Wireless Carterfone

Landline broadband isn’t the only arena in which net neutrality is needed.
A paper published by Columbia University Law School Professor Tim Wu claims that wireless networks don’t play by the same rules that wired networks do and limit consumer choice. Skype, for one, agreed with him and petitioned the FCC to mandate that wireless network operators open their networks to more devices and applications. The CTIA fired back.

Wu stated that the FCC’s Carterfone rules “continue to affect innovation and the development of new devices and applications for wireless networks.” His comments elicited a large response from the industry and refocused the net neutrality discussion, this time on the wireless networks.

Wu went on to argue that the carriers exert too much control over the design of mobile equipment and said, “They have used that power to force equipment developers to omit or cripple many consumer-friendly features.”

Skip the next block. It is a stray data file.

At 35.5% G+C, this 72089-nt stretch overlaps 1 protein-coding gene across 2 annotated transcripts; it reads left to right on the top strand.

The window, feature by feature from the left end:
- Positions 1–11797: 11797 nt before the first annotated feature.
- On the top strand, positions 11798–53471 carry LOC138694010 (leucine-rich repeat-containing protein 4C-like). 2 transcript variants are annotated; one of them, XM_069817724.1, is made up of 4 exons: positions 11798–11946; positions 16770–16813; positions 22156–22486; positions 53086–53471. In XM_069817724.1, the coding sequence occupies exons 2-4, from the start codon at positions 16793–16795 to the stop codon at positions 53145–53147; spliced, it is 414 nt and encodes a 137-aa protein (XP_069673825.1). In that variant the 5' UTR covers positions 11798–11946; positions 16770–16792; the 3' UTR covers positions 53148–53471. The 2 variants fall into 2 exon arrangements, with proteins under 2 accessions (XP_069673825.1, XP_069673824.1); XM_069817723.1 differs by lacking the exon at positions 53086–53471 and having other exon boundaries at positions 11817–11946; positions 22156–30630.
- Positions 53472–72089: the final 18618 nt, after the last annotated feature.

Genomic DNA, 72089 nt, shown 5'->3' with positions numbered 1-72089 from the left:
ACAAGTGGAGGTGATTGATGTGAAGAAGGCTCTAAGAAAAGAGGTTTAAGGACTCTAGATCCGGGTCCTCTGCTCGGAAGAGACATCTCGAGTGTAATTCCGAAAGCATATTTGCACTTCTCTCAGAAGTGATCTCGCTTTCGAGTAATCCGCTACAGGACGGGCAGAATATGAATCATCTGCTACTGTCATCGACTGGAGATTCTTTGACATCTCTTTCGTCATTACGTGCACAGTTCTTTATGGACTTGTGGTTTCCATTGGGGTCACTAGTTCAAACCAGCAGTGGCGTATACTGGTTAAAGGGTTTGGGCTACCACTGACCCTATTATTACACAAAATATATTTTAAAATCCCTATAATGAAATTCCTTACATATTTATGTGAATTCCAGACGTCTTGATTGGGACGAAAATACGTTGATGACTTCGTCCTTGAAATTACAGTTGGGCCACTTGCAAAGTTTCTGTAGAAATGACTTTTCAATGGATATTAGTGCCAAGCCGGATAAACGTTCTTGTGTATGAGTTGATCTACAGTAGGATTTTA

Paper Sparks Wireless Net Neutrality Debate, By Eric M. Zeman, WirelessWeek, February 28, 2007, NEWS@2 DIRECT

Skype then filed with the FCC to open wireless networks to non-carrier equipment.

Skype’s filing was opposed by a wireless industry group:

CTIA President Steve Largent called the move self-interested. “Skype’s filing contains glaring legal flaws and a complete disregard for the vast consumer benefits provided by the competitive marketplace,” he said in a statement. “Skype’s ‘recommendations’ will freeze the innovation and choice hundreds of millions of consumers enjoy today. The call for imposing monopoly-era Carterfone rules to today’s vibrant market is unmistakably the wrong number.”
Hm, “freeze innovation and choice”. That’s what the landline broadband carriers are saying, and it’s not nearly so easy to claim a vibrant market there. Also, the FCC Carterfone decision of 1968 produced quite the opposite effect: more competition and much more innovation.

So I have to wonder just how vibrant today’s wireless market really is.